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India aims to spend $60 billion to spruce up airport infrastructure

Country gears up to handle a billion trips a year as travel demand surges

Indian airlines could post a combined loss of $1.9 billion this fiscal year, led by state-owned Air India and rival Jet Airways India.    © Reuters

MUMBAI (NewsRise) -- India plans to spend $60 billion over the next 15 years to expand its airport infrastructure as the south Asian nation gears up to handle a billion trips a year.

"The value proposition for air travel in India is extraordinary," said Jayant Sinha, minister of state for civil aviation. "What we have to think about is whether we have the infrastructure in place to cater to those billion trips. That really is our challenge."

Sinha's comments come as India's airlines await delivery of hundreds of Boeing and Airbus aircraft they have ordered to cater to the rising demand in the fastest-growing aviation market in the world. Air passenger traffic in India has been growing at an annual pace of more than 20% in the past few years.

Indian airlines, which operate around 500 aircraft, have ordered an additional 1,000 planes, according to an estimate by HSBC in December.

India's airports are already grappling with rising congestion. In a bid to reduce the pressure on airports and boost rural aviation, the government last year unveiled a program called Regional Connectivity Scheme. The program makes it cheaper for people to fly within the country by subsidizing part of the cost for airlines to fly to smaller towns.

But the plan has been slow to take off. According to a Reuters report in June, the government planned to open 31 new airports by the end of 2017 under the scheme, but only 16 are operational so far. The government is now aiming to set up 100 new airports across the country over the next 15 years through public-private partnerships.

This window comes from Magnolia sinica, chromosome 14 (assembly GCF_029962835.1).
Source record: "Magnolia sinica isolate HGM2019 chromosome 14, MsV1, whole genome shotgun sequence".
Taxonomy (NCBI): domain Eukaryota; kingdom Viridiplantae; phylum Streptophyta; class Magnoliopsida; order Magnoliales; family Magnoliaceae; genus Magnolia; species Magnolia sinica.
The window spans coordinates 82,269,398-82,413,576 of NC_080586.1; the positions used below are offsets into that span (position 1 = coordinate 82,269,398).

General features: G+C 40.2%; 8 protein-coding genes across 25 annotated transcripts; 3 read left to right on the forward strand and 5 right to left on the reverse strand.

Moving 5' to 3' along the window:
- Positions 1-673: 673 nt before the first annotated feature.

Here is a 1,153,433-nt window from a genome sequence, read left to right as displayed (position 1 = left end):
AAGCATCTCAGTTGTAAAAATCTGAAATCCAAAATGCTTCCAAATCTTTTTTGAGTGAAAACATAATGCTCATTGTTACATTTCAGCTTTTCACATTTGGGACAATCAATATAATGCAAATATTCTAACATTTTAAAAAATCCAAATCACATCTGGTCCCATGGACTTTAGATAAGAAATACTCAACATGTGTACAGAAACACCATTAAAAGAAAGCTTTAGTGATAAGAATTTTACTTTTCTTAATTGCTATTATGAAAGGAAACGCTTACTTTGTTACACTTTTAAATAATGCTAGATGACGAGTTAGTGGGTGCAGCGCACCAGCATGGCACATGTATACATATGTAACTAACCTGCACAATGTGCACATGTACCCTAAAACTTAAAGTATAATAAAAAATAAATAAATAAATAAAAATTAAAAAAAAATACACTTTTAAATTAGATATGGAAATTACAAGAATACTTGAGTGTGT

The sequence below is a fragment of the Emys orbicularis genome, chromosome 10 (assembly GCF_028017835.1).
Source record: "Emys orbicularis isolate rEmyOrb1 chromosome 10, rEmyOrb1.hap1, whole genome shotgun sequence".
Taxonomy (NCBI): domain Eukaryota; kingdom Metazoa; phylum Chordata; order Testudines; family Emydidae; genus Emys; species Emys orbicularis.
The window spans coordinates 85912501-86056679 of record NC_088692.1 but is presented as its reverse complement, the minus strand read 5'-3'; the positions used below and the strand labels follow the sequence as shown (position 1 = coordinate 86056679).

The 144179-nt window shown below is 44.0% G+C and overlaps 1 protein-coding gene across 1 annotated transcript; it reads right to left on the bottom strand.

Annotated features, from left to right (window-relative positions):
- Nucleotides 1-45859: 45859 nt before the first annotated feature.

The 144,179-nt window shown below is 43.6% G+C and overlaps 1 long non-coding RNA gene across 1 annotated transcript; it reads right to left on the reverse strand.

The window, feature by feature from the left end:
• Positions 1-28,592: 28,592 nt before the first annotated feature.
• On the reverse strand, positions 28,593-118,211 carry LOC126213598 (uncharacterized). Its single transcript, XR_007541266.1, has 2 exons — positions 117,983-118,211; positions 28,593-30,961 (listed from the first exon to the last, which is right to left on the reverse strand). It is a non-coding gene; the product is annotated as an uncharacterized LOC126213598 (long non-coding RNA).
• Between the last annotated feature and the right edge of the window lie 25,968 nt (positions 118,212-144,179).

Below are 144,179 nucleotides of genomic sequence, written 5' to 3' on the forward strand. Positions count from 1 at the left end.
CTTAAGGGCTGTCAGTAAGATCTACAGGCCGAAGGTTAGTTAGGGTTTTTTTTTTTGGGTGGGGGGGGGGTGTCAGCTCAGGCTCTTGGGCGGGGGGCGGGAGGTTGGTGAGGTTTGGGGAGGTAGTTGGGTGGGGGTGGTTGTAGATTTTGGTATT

According to analysts, the top six airports in India cater to 65% of the domestic air traffic.

Even as infrastructure remains a burning issue, the industry's focus is now shifting to the shrinking profits of carriers that grapple with rising fuel costs, falling value of the Indian rupee, and the stifling price competition. On Monday, aviation consulting firm CAPA India warned that Indian airlines could post a combined loss of $1.9 billion this fiscal year, led by state-owned Air India and rival Jet Airways India.

According to aviation ministry officials, Indian carriers saw a 2% fall in air fares in the past one and a half years, even as fuel costs surged 50%. Brent crude prices have risen to $78 a barrel, more than double the 11-year low of $35.98 a barrel touched at the end of 2015, when airlines posted profits after almost a decade of unprofitable operations.

Last week, Jet Airways India, backed by Etihad Airways, reported its second-consecutive quarterly loss. Market leader Indigo, backed by InterGlobe Aviation, reported a 97% plunge in first-quarter profit last month.

On Monday, credit rating agency ICRA, a unit of Moody's Investors Service, downgraded Jet's long-term rating, citing significant increase in jet fuel prices and no corresponding increase in air fares, which hurt the financial performance of the company.

Amid the challenges, the government is now considering a relief package for the sector that will help them curb the costs.

"It would essentially provide relief on the cost and financial side," R.N. Choubey, aviation secretary said Tuesday. He didn't elaborate on the plan.

--Asmita Dey and Dhanya Ann Thoppil

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